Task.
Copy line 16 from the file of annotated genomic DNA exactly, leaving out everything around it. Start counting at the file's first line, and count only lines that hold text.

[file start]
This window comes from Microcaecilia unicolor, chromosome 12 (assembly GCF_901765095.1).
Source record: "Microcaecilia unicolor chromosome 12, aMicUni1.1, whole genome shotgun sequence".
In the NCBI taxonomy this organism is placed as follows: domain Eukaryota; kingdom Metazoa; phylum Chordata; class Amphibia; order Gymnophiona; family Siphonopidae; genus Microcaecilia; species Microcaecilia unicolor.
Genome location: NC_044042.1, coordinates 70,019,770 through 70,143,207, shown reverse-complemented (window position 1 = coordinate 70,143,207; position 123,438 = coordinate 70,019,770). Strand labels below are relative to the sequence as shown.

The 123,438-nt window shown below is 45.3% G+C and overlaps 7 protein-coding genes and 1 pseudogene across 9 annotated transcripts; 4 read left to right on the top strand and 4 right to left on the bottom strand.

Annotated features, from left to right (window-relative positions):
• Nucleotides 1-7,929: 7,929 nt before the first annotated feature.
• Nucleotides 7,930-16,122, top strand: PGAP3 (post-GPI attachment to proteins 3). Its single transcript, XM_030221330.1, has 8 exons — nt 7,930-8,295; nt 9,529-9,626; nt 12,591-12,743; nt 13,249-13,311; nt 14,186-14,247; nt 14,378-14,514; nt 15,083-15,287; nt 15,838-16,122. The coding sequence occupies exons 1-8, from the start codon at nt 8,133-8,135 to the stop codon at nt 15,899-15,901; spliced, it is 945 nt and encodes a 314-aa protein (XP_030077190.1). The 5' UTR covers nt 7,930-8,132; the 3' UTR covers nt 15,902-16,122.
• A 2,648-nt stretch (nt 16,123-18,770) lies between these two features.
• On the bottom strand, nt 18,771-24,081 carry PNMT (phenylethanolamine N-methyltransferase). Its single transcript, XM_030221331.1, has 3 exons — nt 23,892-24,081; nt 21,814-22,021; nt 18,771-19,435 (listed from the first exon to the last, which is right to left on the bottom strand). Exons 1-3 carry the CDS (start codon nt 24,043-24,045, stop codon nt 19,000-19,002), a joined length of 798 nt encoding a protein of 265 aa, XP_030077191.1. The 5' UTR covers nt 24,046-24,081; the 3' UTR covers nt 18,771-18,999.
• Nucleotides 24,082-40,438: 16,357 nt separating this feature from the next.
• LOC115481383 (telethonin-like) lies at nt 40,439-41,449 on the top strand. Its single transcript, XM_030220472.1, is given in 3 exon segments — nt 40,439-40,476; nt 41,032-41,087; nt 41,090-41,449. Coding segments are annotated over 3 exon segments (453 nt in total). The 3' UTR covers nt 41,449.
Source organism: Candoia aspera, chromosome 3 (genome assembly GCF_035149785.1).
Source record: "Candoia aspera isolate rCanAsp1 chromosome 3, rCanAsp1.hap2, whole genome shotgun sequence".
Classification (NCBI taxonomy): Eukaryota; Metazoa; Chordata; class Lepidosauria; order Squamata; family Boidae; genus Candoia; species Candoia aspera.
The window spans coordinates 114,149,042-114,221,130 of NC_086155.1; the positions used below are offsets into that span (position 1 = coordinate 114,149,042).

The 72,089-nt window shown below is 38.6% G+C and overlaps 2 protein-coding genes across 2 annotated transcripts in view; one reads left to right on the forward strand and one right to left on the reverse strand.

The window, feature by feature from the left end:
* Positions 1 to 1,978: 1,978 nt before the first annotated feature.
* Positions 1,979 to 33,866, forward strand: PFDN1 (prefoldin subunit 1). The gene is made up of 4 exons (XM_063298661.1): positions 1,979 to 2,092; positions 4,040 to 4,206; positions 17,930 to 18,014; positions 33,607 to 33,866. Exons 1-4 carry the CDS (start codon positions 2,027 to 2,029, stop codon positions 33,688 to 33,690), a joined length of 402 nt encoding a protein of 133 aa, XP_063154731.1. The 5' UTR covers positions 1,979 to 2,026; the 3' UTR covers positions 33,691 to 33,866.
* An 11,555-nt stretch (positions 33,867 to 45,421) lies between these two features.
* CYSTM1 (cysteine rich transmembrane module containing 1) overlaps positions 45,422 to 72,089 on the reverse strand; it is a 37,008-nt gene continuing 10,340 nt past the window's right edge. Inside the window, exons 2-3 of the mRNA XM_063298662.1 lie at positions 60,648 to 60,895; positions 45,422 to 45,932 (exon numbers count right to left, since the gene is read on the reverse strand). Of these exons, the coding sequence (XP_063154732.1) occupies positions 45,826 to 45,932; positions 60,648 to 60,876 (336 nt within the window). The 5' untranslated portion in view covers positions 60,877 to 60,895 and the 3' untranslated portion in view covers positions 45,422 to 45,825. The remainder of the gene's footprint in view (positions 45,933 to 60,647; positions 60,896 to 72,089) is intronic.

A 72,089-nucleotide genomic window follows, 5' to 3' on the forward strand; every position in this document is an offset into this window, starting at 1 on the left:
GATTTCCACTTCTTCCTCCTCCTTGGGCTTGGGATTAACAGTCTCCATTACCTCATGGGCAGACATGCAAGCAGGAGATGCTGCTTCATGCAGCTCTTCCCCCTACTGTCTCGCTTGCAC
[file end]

The window spans coordinates 114,149,042-114,221,130 of NC_086155.1; the positions used below are offsets into that span (position 1 = coordinate 114,149,042).